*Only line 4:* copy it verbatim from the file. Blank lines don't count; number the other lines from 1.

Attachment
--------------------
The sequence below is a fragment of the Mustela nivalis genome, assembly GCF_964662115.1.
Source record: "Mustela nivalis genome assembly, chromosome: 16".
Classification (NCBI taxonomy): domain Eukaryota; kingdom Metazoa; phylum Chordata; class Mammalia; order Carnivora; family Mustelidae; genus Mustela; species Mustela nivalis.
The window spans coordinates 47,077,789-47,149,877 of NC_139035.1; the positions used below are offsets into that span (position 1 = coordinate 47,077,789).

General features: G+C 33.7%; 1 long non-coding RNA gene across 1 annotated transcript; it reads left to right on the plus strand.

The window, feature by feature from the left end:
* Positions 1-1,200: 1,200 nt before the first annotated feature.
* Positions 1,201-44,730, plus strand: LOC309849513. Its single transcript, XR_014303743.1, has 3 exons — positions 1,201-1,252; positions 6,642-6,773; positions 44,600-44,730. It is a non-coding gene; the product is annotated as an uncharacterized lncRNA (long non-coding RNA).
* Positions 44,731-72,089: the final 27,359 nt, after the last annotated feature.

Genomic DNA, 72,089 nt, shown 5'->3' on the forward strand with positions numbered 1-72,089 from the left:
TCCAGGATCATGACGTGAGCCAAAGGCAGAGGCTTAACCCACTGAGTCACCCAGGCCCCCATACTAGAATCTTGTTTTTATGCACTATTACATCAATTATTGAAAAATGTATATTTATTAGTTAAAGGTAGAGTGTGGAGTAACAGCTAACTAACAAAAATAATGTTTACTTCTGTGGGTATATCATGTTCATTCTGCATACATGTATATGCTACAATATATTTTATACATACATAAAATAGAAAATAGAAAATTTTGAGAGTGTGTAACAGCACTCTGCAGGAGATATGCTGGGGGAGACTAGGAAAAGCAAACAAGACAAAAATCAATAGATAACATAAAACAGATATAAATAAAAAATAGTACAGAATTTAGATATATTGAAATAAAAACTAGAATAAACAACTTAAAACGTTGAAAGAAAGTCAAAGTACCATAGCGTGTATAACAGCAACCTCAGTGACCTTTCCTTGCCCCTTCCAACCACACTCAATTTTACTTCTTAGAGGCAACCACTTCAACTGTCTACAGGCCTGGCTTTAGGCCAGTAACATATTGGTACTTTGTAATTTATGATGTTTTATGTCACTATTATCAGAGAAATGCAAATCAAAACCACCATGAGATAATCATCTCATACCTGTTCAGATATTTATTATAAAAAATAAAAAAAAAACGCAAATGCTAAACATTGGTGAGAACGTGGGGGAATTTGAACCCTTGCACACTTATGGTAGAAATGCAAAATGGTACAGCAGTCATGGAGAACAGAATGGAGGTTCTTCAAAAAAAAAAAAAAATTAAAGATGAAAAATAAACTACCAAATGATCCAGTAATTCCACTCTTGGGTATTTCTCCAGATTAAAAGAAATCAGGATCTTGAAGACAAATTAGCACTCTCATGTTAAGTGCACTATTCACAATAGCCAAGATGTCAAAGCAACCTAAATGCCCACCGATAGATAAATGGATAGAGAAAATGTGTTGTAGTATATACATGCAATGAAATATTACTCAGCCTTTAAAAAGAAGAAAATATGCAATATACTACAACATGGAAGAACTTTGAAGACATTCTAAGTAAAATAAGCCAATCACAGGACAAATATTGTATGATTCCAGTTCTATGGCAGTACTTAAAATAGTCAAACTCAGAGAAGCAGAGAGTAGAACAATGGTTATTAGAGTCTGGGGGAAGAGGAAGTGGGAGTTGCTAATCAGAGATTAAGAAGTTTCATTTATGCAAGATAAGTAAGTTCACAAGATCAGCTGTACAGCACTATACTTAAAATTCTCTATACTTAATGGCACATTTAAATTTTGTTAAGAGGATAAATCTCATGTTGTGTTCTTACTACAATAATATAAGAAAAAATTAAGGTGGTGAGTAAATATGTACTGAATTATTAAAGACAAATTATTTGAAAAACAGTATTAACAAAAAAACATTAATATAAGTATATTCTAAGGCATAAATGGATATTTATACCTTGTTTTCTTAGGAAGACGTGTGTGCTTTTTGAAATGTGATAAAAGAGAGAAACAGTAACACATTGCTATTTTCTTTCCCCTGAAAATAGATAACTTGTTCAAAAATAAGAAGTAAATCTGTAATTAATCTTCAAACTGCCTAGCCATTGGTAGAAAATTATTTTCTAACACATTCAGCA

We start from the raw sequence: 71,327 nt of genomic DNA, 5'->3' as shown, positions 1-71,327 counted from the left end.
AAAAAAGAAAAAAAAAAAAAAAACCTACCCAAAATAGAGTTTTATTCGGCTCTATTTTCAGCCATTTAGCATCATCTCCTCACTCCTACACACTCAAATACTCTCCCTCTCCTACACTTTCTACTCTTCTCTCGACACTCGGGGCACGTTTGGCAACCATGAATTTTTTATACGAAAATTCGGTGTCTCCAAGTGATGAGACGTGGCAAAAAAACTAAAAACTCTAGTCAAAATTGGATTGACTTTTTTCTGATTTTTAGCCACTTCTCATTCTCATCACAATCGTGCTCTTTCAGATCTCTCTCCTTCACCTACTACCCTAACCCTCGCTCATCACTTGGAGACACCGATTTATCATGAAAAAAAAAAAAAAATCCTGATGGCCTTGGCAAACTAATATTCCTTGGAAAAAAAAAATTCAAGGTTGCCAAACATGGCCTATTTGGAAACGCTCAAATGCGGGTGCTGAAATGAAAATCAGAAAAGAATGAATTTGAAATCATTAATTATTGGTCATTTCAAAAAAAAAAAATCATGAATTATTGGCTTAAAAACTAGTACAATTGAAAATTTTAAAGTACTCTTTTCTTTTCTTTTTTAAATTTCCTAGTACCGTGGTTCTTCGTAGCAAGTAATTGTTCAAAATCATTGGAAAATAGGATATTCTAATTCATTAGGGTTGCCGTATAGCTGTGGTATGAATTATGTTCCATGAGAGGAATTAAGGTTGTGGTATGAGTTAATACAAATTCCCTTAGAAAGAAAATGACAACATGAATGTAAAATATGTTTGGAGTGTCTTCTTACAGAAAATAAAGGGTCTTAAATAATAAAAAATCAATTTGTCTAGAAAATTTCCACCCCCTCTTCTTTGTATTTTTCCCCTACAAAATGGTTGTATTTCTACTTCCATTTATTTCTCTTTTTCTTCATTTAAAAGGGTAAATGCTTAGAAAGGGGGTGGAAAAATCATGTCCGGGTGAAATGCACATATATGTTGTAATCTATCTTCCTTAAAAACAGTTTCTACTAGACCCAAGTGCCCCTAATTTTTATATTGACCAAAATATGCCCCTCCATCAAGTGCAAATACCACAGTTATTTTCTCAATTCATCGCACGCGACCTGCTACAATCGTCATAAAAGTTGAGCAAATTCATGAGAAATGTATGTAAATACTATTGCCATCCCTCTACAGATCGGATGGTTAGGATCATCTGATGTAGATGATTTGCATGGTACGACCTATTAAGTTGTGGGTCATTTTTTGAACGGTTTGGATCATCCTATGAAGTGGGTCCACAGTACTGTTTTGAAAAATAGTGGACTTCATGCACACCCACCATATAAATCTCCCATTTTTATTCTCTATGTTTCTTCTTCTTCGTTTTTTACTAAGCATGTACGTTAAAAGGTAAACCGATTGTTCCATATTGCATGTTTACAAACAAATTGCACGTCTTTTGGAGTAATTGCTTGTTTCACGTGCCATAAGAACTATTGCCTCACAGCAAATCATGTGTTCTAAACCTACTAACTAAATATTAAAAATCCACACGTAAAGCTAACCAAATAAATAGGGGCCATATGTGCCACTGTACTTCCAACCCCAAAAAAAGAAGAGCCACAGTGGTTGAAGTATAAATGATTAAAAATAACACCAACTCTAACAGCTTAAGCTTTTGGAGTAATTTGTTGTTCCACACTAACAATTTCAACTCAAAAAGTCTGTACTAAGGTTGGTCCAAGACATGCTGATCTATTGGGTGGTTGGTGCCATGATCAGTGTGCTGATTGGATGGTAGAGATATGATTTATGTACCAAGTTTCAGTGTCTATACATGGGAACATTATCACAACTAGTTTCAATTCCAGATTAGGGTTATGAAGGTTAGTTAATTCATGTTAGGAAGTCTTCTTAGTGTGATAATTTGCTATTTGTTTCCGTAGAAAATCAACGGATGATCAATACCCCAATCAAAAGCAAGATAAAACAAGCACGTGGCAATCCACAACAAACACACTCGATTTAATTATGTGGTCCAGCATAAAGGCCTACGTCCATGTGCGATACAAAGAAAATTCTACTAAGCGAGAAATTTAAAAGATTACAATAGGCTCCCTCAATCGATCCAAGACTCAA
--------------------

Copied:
The window spans coordinates 47,077,789-47,149,877 of NC_139035.1; the positions used below are offsets into that span (position 1 = coordinate 47,077,789).